*J. Computational Geometry*9 (1): 74–93, 2018.Given a plane graph with fixed edge lengths, and an assignment of the angles 0, 180, and 360 to the angles between adjacent edges, we show how to test whether the angle assignment can be realized by an embedding of the graph as a flat folding on a line. As a consequence, we can determine whether two-dimensional cell complexes with one vertex can be flattened. The main idea behind the result is to show that each face of the graph can be folded independently of the other faces.

**Approximate greedy clustering and distance selection for graph metrics**.

D. Eppstein, S. Har-Peled, and A. Sidiropoulos.

arXiv:1507.01555.

*J. Computational Geometry*11 (1): 629–652, 2020.We provide fast approximation algorithms for the farthest-first traversal of graph metrics.

**Rigid origami vertices: Conditions and forcing sets**.

Z. Abel, J. Cantarella, E. Demaine, D. Eppstein, T. Hull, J. Ku, R. Lang, and T. Tachi.

arXiv:1507.01644.

*J. Computational Geometry*7 (1): 171–184, 2016.We give an exact characterization of the one-vertex origami folding patterns that can be folded rigidly, without bending the parts of the paper between the folds.

**Maximizing the sum of radii of disjoint balls or disks**.

D. Eppstein.

arXiv:1607.02184.

*Proc. 28th Canadian Conference on Computational Geometry*, Vancouver, BC, Canada, 2016, pp. 260–265.

*J. Computational Geometry*8 (1): 316–339, 2017.

We show how to find a system of disjoint balls with given centers, maximizing the sum of radius of the balls. Our algorithm takes cubic time in arbitrary metric spaces and can be sped up to subquadratic time in Euclidean spaces of any bounded dimension.

(Slides)

**Covering many points with a small-area box**.

M. De Berg, S. Cabello, O. Cheong, D. Eppstein, and C. Knauer.

arXiv:1612.02149.

*J. Computational Geometry*10 (1): 207–222, 2019.

We give an efficient algorithm for finding the smallest axis-parallel rectangle covering a given number of points out of a larger set of points in the plane.

**Stable-matching Voronoi diagrams: combinatorial complexity and algorithms**.

G. Barequet, D. Eppstein, M. T. Goodrich, and N. Mamano.

arXiv:1804.09411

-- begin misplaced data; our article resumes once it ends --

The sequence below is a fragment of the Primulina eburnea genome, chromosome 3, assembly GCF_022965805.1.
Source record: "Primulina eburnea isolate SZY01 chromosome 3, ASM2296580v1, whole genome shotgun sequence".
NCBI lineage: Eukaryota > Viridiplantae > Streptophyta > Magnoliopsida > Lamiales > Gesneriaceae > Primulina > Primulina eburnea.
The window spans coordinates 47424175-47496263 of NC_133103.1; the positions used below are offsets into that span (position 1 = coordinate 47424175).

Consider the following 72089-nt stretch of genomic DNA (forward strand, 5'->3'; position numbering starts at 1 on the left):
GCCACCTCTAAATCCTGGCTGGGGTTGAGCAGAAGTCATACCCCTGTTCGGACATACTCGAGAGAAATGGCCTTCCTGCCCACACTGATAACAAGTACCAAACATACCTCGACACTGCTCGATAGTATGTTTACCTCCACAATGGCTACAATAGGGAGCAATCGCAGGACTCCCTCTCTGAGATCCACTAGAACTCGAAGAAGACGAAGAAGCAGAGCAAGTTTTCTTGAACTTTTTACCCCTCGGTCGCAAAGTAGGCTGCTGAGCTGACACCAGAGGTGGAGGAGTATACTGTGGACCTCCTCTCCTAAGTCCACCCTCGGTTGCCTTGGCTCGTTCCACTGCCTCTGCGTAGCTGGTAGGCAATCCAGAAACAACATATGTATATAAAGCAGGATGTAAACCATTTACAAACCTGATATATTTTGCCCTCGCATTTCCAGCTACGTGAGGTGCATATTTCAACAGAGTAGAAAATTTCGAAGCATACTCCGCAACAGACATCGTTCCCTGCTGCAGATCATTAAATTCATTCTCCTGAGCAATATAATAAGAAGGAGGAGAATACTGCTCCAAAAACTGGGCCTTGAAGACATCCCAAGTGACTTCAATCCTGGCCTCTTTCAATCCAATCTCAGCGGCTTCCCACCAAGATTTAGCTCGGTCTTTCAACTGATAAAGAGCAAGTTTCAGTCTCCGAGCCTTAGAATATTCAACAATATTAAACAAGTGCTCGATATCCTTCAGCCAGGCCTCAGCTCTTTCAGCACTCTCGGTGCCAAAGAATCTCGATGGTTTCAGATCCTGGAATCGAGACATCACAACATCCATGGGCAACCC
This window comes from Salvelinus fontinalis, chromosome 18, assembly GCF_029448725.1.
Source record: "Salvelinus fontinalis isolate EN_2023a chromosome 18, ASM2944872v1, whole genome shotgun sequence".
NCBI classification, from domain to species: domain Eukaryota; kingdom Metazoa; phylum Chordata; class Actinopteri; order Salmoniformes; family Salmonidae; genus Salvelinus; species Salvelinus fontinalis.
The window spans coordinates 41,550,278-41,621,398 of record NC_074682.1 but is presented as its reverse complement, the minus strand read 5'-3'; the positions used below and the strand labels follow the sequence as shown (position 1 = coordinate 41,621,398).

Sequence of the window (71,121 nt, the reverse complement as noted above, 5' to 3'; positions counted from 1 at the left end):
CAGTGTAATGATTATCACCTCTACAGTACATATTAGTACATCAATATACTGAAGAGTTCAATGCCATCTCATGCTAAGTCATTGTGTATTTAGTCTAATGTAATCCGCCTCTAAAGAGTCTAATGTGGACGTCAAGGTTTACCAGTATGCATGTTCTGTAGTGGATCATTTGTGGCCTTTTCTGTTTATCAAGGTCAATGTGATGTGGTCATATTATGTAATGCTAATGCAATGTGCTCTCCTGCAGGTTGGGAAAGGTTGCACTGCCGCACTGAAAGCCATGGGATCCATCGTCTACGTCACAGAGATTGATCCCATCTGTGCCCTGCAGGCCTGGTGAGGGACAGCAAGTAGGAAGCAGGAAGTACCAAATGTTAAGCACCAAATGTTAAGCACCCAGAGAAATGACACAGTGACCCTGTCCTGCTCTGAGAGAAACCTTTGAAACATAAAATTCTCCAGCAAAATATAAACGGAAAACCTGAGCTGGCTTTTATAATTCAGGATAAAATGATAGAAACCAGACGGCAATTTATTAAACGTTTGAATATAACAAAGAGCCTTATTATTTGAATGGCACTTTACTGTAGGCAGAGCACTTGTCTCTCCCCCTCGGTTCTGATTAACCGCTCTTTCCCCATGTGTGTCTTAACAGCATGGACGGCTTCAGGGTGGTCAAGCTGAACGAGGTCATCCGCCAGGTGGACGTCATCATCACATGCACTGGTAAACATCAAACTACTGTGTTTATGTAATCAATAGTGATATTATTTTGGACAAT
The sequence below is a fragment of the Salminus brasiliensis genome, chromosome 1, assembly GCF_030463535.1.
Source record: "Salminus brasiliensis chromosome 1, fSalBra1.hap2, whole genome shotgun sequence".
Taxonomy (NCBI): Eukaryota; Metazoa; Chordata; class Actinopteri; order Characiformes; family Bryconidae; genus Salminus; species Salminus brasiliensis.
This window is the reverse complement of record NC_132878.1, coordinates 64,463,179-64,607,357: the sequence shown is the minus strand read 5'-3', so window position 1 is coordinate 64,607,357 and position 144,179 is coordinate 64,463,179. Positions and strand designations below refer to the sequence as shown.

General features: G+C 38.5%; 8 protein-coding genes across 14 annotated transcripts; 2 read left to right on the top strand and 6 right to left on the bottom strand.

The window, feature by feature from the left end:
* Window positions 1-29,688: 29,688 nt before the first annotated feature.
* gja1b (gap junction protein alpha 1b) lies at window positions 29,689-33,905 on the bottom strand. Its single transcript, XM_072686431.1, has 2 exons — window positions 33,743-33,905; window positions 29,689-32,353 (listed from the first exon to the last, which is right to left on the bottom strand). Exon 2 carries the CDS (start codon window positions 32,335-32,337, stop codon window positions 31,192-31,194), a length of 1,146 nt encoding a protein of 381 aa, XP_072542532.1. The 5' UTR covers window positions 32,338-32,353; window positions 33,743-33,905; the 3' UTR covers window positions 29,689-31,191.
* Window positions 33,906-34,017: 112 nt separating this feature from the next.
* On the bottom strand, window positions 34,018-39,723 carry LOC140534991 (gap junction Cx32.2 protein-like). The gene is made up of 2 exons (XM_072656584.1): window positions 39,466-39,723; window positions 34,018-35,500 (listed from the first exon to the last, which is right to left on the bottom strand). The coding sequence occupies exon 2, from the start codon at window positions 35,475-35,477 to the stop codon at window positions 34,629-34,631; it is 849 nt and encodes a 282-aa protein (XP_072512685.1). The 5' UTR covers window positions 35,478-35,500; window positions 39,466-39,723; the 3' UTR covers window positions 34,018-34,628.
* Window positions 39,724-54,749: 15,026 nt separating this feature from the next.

*Proc. 45th International Colloquium on Automata, Languages, and Programming (ICALP 2018)*, Prague.

Leibniz International Proceedings in Informatics (LIPIcs) 107, pp. 89:1–89:14.

J. Computational Geometry 11 (1): 26–59, 2020.The stable-matching Voronoi diagram of a collection of point sites in the plane, each with a specified area, is a collection of disjoint regions of the plane, one for each site and having the specified area, so that no pair of a point and a site are closer to each other than to the farthest other site and point that they may be matched to. We prove nearly-matching upper and lower bounds on the combinatorial complexity of these diagrams and provide algorithms that can compute them in a polynomial number of primitive steps.

**Realization and connectivity of the graphs of origami flat foldings**.

D. Eppstein.

arXiv:1808.06013.

*Proc. 26th Int. Symp. Graph Drawing*, Barcelona, 2018.

Springer,*Lecture Notes in Comp. Sci.*11282 (2018), pp. 541–554.

*J. Computational Geometry*10 (1): 257–280, 2019.If you fold a piece of paper flat and unfold it again, the resulting crease pattern forms a planar graph. We prove that a tree can be realized in this way (with its leaves as diverging rays that reach the boundary of the paper) if and only if all internal vertices have odd degree greater than two. On the other hand, for a folding pattern on an infinite sheet of paper with an added vertex at infinity as the endpoint of all its rays, the resulting graph must be 2-vertex-connected and 4-edge-connected.

(Slides)

**Cubic planar graphs that cannot be drawn on few lines**.

D. Eppstein.

arXiv:1903.05256.

*Proc. 35th Int. Symp. on Computational Geometry*, Portland, Oregon, June 2019.

Leibniz International Proceedings in Informatics (LIPIcs) 129, 2019, pp. 32:1–32:15.

*J. Computational Geometry*12 (1): 178–197, 2021.

We construct planar graphs whose straight drawings require a large number of lines (at least the cube root of the number of vertices) to cover all vertices. We also find series-parallel graphs and apex-trees that require a non-constant number of lines.

(Slides)

**Face flips in origami tessellations**.

H. A. Akitaya, V. Dujmović, D. Eppstein, T. Hull, K. Jain, and A. Lubiw.

arXiv:1910.05667.

*J. Computational Geometry*11 (1): 397–417, 2020.We study problems in which we are given an origami crease pattern and seek to reconfigure one locally flat foldable mountain-valley assignment into another by a sequence of operations that change the assignment around a single face of the crease pattern.

Journals – Publications – David Eppstein – Theory Group – Inf. & Comp. Sci. – UC Irvine